In May and July 2015, Shia militias in Iraq posted pictures on social media of fighters holding the odd guns. Iran actively supports these groups, many of whom are now grouped together under the umbrella of the Iraqi government-sanctioned Popular Mobilization Forces.
Not surprisingly, many of the machine guns ended up with other armed factions, including Christian Babylon Brigades, according to Armament Research Services, another independent monitoring organization. It is entirely possible that many of the weapons changed hands more than once in the fighting with Islamic State terrorists.
By March 2016, Type 73s had spread to Syria and Yemen. Again, Iran seemed to be the link connecting everything together.
Iran is a major ally of Syrian Pres. Bashar Al Assad’s regime. Since Syria’s civil war began in 2011, Iranian military forces and security services and state-run arsenals have provided significant support to their Syrian counterparts.
Though an official connection is less obvious, Iran definitely sees Houthi rebels in Yemen as valuable friends. Since March 2015, the Zaidi Shia group and its allies have been fighting a much larger and better equipped Saudi Arabian-led coalition.
If Iran is indeed the source, officials probably chose to ship the weapons in the first place simply because they were available. Since the guns use the same cartridges and ammunition belts as the much more common PKM, militants would have little trouble using the Type 73s.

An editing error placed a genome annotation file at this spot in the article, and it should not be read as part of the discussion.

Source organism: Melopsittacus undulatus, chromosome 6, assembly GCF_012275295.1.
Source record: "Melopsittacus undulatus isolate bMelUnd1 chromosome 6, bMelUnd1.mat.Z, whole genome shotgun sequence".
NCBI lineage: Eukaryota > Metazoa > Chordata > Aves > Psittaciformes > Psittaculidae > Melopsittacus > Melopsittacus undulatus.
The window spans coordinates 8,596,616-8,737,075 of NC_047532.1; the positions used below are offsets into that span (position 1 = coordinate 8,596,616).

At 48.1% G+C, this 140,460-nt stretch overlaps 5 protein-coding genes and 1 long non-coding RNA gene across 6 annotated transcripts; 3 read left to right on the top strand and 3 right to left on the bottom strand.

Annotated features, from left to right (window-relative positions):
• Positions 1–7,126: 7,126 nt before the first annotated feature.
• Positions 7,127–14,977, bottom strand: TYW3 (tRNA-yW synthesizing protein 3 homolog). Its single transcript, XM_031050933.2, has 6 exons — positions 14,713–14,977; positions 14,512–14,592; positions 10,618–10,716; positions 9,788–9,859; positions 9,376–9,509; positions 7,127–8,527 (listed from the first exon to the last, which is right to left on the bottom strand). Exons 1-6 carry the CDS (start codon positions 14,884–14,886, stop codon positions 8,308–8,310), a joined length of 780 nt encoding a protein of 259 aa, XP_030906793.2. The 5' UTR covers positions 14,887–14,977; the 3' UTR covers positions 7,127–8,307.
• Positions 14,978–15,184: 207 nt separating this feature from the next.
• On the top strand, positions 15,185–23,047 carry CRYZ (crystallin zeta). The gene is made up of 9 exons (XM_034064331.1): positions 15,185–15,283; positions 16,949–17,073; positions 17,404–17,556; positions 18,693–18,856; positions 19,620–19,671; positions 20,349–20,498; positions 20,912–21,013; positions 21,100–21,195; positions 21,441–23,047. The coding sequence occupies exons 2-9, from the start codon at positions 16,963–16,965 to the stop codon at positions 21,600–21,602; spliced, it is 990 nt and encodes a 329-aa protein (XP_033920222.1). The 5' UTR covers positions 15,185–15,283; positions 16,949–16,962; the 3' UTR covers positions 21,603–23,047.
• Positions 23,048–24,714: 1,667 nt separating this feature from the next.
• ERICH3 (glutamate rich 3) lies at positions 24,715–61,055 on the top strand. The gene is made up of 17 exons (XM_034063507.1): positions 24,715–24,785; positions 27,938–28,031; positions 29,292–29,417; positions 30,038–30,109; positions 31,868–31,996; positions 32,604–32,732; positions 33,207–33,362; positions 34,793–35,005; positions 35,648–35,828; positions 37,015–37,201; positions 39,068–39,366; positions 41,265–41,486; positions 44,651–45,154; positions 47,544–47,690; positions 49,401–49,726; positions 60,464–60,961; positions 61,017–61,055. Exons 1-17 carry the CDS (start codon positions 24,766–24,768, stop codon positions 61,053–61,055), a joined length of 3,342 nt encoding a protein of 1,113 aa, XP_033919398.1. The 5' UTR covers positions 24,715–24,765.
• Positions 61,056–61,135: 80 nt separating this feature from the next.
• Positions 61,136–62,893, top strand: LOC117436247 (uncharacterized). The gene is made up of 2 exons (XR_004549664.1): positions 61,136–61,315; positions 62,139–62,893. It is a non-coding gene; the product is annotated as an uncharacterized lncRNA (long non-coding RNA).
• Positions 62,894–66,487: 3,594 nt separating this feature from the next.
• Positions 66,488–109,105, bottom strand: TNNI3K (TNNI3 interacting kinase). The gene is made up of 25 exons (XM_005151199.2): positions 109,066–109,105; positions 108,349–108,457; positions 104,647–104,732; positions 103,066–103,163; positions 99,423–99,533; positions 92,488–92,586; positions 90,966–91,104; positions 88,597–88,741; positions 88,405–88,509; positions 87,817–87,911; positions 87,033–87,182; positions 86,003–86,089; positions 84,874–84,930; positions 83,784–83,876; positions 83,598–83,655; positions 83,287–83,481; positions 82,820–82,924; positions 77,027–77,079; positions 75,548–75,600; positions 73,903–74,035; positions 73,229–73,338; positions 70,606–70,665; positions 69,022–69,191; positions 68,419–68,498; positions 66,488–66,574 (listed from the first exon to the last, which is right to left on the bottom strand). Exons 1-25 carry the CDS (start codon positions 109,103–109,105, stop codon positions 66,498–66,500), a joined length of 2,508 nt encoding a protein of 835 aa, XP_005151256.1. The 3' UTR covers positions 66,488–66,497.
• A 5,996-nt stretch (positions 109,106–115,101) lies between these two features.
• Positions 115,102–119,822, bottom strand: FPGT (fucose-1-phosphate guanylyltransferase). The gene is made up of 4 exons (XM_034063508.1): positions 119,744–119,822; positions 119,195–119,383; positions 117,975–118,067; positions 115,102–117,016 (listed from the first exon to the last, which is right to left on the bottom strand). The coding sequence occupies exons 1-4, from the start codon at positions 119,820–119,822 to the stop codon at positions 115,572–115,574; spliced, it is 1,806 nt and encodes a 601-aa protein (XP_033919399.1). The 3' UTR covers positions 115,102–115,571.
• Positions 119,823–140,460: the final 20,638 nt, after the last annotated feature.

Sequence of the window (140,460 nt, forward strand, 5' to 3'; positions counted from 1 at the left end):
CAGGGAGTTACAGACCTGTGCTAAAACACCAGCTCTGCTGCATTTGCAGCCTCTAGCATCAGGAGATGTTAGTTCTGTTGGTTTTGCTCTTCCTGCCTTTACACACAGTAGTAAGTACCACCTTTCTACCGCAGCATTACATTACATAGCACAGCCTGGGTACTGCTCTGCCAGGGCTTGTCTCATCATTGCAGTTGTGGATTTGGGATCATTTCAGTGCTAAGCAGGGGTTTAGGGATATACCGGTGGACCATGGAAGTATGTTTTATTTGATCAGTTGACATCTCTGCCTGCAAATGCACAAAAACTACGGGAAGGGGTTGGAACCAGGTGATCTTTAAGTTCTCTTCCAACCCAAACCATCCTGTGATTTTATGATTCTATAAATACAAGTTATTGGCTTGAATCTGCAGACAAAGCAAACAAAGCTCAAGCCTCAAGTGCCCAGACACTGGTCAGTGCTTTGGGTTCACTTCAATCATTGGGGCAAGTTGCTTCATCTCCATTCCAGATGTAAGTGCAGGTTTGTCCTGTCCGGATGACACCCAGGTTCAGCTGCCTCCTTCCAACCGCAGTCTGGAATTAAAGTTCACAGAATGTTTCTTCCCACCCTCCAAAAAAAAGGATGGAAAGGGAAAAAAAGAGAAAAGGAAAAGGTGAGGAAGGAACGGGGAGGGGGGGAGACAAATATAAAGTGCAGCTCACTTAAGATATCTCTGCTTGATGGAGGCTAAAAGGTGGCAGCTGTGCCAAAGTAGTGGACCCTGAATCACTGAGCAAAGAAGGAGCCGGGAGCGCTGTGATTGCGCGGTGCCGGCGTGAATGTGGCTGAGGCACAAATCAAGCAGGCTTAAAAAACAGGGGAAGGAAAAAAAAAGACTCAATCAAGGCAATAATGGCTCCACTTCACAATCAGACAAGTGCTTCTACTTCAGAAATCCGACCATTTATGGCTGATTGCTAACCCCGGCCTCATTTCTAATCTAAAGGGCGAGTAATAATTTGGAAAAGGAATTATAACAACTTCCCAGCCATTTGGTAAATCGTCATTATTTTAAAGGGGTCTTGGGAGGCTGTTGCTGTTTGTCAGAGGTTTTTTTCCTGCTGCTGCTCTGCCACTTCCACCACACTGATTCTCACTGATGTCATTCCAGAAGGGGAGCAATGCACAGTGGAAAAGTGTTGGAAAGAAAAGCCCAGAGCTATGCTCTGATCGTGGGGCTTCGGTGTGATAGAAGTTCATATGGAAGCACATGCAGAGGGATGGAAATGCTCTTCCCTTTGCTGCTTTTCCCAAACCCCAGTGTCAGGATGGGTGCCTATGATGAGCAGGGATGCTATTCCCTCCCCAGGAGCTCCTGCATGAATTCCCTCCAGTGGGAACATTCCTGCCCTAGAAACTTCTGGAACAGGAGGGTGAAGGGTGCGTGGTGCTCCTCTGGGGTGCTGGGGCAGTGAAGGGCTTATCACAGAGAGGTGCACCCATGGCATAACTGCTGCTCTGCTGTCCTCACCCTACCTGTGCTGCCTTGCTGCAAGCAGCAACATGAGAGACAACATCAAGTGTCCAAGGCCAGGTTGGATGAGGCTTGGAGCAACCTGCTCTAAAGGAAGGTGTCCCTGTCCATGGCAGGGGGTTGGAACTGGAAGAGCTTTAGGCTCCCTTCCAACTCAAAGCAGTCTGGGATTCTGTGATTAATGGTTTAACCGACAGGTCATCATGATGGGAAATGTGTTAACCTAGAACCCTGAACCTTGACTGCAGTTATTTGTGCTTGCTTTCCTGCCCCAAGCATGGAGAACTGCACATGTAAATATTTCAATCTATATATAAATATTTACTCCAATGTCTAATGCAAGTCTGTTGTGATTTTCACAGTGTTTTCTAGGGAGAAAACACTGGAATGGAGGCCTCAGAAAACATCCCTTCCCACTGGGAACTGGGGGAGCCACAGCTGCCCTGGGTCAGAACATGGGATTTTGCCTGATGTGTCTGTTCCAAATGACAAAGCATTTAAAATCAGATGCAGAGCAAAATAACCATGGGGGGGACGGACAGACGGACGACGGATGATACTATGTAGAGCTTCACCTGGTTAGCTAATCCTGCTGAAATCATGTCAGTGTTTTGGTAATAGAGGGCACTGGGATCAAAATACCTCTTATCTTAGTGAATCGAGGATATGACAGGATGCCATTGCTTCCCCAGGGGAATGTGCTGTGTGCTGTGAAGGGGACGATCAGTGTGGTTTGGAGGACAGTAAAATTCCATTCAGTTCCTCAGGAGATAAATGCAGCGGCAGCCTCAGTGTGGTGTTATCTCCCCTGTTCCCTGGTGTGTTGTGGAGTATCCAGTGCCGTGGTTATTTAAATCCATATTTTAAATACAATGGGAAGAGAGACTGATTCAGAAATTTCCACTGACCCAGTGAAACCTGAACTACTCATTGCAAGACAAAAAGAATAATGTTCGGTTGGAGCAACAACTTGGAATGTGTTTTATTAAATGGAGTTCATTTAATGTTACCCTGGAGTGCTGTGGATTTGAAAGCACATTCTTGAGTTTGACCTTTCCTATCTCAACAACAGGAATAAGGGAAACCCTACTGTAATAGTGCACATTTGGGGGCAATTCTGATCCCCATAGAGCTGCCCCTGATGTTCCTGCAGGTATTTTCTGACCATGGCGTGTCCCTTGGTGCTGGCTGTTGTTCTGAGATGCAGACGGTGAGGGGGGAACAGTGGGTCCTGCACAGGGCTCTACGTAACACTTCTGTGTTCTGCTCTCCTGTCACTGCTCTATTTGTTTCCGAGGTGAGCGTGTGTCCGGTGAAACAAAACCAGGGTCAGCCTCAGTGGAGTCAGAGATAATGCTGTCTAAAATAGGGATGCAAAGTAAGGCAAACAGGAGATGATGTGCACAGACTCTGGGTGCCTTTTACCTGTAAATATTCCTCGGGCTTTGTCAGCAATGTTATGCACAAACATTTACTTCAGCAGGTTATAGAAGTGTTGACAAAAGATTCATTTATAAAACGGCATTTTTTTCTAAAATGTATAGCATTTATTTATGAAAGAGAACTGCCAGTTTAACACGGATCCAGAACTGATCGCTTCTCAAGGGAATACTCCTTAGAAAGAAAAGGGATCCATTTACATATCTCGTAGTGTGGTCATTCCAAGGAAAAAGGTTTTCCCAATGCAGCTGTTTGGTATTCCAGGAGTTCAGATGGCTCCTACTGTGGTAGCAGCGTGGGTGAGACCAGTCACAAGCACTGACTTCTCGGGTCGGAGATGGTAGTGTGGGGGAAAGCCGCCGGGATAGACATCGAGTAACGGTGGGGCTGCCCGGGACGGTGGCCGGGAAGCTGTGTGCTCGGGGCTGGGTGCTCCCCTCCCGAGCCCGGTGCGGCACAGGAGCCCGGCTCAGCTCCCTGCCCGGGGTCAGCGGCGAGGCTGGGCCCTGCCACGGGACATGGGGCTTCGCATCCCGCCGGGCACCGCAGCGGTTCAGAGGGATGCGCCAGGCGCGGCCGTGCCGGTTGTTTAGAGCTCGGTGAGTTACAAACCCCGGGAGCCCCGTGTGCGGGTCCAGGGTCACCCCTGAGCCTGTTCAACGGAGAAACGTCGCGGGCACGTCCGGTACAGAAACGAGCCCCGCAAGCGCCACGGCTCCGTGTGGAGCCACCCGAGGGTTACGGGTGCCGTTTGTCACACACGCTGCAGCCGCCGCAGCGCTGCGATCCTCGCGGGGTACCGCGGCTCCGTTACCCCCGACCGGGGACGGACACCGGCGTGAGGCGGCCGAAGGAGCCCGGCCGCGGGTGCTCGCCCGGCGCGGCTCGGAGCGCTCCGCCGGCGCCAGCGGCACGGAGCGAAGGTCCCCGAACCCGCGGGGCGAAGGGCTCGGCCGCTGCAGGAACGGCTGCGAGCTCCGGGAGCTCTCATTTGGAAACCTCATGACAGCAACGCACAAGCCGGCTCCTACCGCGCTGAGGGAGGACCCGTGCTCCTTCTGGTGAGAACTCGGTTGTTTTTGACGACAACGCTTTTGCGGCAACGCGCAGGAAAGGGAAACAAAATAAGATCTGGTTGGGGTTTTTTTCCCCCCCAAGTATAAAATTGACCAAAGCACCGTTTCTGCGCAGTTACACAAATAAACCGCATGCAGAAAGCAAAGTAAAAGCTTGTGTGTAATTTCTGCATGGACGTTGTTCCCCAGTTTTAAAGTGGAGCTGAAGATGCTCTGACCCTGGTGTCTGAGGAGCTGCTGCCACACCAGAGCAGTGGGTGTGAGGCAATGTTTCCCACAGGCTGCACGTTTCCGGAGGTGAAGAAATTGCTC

There is no evidence of militiamen or rebels using the awkward magazines. Otherwise, the machine guns aren’t a good choice for anyone looking to hide the point of origin.
Outside of Iran, North Korea and these new battlefields, the South Korean military has the only other known example of the weapon. There is also a possibility that North Korean advisers brought some examples to Zimbabwe in the 1980s.
Soon, the uncommon Type 73 might become much better known to military experts and independent observers. As the fighting in Syria, Iraq and Yemen grinds on, the machine guns might end up a much more common sight in the Middle East and East Africa — and maybe beyond — with or without any direct connection to Iran.
This first appeared in WarIsBoring here.